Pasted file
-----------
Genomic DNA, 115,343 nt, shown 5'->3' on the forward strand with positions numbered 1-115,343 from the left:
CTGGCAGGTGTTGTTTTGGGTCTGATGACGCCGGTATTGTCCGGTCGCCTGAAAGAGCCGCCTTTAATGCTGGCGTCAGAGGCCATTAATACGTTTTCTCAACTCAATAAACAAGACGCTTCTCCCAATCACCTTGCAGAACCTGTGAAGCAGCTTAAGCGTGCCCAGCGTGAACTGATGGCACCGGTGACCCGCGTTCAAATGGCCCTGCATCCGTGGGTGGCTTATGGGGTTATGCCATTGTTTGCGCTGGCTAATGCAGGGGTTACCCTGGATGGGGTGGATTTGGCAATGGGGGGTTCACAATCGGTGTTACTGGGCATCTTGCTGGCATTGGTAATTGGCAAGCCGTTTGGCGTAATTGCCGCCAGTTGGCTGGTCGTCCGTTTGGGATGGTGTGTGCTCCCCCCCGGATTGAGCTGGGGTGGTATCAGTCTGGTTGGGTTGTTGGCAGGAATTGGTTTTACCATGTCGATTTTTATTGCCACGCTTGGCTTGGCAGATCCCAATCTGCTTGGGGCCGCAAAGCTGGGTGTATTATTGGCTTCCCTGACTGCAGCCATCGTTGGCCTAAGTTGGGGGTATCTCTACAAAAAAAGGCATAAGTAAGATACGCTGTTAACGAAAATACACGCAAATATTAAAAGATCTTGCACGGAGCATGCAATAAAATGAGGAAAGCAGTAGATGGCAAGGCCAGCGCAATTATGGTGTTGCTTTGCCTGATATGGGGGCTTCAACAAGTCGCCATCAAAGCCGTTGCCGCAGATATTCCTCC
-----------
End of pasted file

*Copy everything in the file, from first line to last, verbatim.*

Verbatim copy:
Genomic DNA, 115,343 nt, shown 5'->3' on the forward strand with positions numbered 1-115,343 from the left:
CTGGCAGGTGTTGTTTTGGGTCTGATGACGCCGGTATTGTCCGGTCGCCTGAAAGAGCCGCCTTTAATGCTGGCGTCAGAGGCCATTAATACGTTTTCTCAACTCAATAAACAAGACGCTTCTCCCAATCACCTTGCAGAACCTGTGAAGCAGCTTAAGCGTGCCCAGCGTGAACTGATGGCACCGGTGACCCGCGTTCAAATGGCCCTGCATCCGTGGGTGGCTTATGGGGTTATGCCATTGTTTGCGCTGGCTAATGCAGGGGTTACCCTGGATGGGGTGGATTTGGCAATGGGGGGTTCACAATCGGTGTTACTGGGCATCTTGCTGGCATTGGTAATTGGCAAGCCGTTTGGCGTAATTGCCGCCAGTTGGCTGGTCGTCCGTTTGGGATGGTGTGTGCTCCCCCCCGGATTGAGCTGGGGTGGTATCAGTCTGGTTGGGTTGTTGGCAGGAATTGGTTTTACCATGTCGATTTTTATTGCCACGCTTGGCTTGGCAGATCCCAATCTGCTTGGGGCCGCAAAGCTGGGTGTATTATTGGCTTCCCTGACTGCAGCCATCGTTGGCCTAAGTTGGGGGTATCTCTACAAAAAAAGGCATAAGTAAGATACGCTGTTAACGAAAATACACGCAAATATTAAAAGATCTTGCACGGAGCATGCAATAAAATGAGGAAAGCAGTAGATGGCAAGGCCAGCGCAATTATGGTGTTGCTTTGCCTGATATGGGGGCTTCAACAAGTCGCCATCAAAGCCGTTGCCGCAGATATTCCTCC